You’ve probably heard by now about the Feb. 28 death of Trayvon Martin, a 17-year-old black Florida boy who was shot to death by 28-year-old Hispanic neighborhood watch captain George Zimmerman (Zimmerman has admitted pulling the trigger) for reasons Zimmerman and the local police are calling “self-defense” but that look a whole lot like racism.
Despite the release of a 911 call in which dispatchers can be heard telling Zimmerman not to pursue Martin, Zimmerman informing dispatchers he was in pursuit anyway, and Martin pleading for his life, Zimmerman has, as of today (Mar. 19), not been arrested or charged with any crime. (The 911 call audio is available online, but out of respect for Trayvon Martin, his family, and my own heartbreak, I will not link it here.)
There’s a lot here that has to do with Florida’s “Stand Your Ground” law and how the legal argument for self-defense works under it. And I am a lawyer. But this isn’t a law blog, and I’m not going to talk about that law. This is a book blog, and I’m going to talk about a book.
Some months back, I reviewed B.J. Hollars’ Thirteen Loops: Race, Violence, and the Last Lynching in America for Shelf Awareness. The book focuses on the death of 19-year-old Michael Donald, who was killed in Mobile, Alabama in 1981. Hollars makes the argument that Donald’s was “the last lynching in America.” Not in the sense that black people have not continued to be killed by non-black people in the name of racism – because holy crap does that seem to keep happening – but because, in the early 1980s, we stopped framing the killing of black people by white people in the name of racism as “lynching” and started re-framing it as “hate crimes.”
And I was thinking about this over my lunch today, and I said to myself this: same @(*#(, different century. And then, appalled that I was having to do it at all in twenty @*(#(ing twelve, I wrote this:
For those who can’t see the photo or read my chicken scratch, this is my lunchtime outline of the grim parallels between the “last lynching in America” in 1981 and the death of Trayvon Martin in 2012. It makes the following comparisons:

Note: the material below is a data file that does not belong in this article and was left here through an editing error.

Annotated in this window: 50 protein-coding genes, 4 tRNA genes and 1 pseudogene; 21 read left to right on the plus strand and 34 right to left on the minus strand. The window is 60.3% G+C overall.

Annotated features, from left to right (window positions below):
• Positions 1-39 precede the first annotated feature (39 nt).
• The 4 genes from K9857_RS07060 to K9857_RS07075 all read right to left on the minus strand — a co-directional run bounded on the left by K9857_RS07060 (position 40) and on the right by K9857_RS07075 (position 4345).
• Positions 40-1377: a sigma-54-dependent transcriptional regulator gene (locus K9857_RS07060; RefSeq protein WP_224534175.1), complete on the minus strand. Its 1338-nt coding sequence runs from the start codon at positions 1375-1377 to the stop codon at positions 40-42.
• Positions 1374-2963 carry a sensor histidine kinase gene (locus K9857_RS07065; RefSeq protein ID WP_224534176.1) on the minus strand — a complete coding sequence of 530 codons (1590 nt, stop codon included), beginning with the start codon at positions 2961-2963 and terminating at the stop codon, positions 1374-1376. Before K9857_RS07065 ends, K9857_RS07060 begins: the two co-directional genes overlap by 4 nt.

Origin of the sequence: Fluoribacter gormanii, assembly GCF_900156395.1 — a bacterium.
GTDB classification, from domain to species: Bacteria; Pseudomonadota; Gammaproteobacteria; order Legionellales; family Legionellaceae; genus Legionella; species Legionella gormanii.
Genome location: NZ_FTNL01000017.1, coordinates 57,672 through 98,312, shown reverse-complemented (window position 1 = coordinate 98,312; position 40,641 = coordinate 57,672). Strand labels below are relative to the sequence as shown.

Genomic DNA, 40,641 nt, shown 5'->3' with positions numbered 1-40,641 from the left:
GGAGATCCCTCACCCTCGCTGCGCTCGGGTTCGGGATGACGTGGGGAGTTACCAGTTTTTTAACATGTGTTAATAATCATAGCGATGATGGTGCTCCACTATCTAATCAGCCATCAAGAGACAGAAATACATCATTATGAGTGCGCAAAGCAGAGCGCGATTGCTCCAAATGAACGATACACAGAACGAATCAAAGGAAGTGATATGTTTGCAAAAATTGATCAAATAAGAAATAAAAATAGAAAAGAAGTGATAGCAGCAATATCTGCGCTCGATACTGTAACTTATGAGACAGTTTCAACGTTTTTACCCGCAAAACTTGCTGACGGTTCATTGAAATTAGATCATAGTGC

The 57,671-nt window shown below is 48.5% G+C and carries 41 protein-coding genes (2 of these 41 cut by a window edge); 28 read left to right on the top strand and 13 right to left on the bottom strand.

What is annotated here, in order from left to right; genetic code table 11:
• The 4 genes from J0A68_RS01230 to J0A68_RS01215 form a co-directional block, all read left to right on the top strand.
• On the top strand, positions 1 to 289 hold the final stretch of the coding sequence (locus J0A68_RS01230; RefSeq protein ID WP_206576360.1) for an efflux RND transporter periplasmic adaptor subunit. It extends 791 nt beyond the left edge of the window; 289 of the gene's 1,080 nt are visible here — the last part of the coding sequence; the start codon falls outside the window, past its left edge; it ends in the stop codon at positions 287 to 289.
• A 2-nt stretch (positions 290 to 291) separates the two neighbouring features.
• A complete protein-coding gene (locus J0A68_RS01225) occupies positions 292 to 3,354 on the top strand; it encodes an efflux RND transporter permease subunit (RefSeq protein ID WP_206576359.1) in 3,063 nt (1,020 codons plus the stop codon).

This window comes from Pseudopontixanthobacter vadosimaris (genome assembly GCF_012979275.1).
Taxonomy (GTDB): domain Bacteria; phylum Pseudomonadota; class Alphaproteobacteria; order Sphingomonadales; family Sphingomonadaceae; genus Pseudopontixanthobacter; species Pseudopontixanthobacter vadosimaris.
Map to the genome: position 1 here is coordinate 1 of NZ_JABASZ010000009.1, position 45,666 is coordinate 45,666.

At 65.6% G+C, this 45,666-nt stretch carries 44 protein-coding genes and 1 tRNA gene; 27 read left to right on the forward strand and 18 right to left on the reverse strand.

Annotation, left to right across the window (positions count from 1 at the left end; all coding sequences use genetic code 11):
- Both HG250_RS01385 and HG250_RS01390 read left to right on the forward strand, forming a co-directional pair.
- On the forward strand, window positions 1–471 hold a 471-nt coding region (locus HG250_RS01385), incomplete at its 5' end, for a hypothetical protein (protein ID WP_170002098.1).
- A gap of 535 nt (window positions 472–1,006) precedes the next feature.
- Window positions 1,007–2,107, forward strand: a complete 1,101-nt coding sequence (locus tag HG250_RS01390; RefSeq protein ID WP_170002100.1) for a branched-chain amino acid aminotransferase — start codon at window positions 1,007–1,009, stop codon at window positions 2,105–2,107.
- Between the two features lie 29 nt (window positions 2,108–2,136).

1. Trayvon Martin: black, age 17.
1. Michael Donald: black, age 19.
2. Trayvon Martin: walking home from convenience store with Skittles, can of iced tea.
2. Michael Donald: walking home from convenience store with cigarettes.
3. Trayvon Martin: wearing jeans, hoodie.
3. Michael Donald: wearing jeans, hoodie.
4. Trayvon Martin: pursued by George Zimmerman (age 28), white/Hispanic neighborhood watch guy, despite explicit orders from police dispatcher not to do so
4. Michael Donald: pursued by Henry Hays (age 26) and James “Tiger” Knowles (age 17), white neighborhood KKK members, despite explicit knowledge that hunting black people for funsies is illegal.
5. Trayvon Martin: George Zimmerman had violent criminal record. Trayvon Martin had no criminal record, remembered as good student, generally cheerful.
5. Michael Donald: Henry Hays had violent criminal record; James Knowles had likely mental disability. Michael Donald had no criminal record, remembered as good student, generally cheerful.
6. Trayvon Martin: Shot to death while pleading for his life.
6. Michael Donald: Beaten to death while pleading for his life.
7. Trayvon Martin: George Zimmerman admitted firing fatal shot, claimed “self-defense.” No arrest or charge as of March 19, 2012, nearly a month after Martin’s death.
7. Michael Donald: Henry Hays and James Knowles arrested over two years after Donald’s death. Both eventually convicted of murder; Knowles confessed. Hays executed by the state in 1997; Knowles received life in prison. The KKK was found liable for wrongful death in a case brought by the SPLC on behalf of Donald’s mother.
Let me repeat, for the record: thirty-one years after “the last lynching in America,” I just outlined a crime fundamentally identical to “the last lynching in America.”
I’m not saying that Hollars is full of it; in fact, I recommend Thirteen Loops now more than ever, if you want a well-written and well-researched in-depth look at how we got here. I am saying that there is something deeply saddening and furiously enraging about the fact that we are still here, after thirty-one years and the dawn of a new century.
I don’t have words. I realize how deeply important it is to have words, especially now, especially for me; words are my stock-in-trade, the only real power I personally possess. And I don’t have them.
So I’ll leave you with this, from the Crunk Feminist Collective:
If this were 1912 and not 2012, we would call a Black man killed by a one-man firing squad with no just cause what it is: a lynching. These days, we search for euphemisms.
Self-defense. That feels so inadequate.
I mean, whose selves really need defending if it is Black selves—primarily Black male selves—that keep being murdered?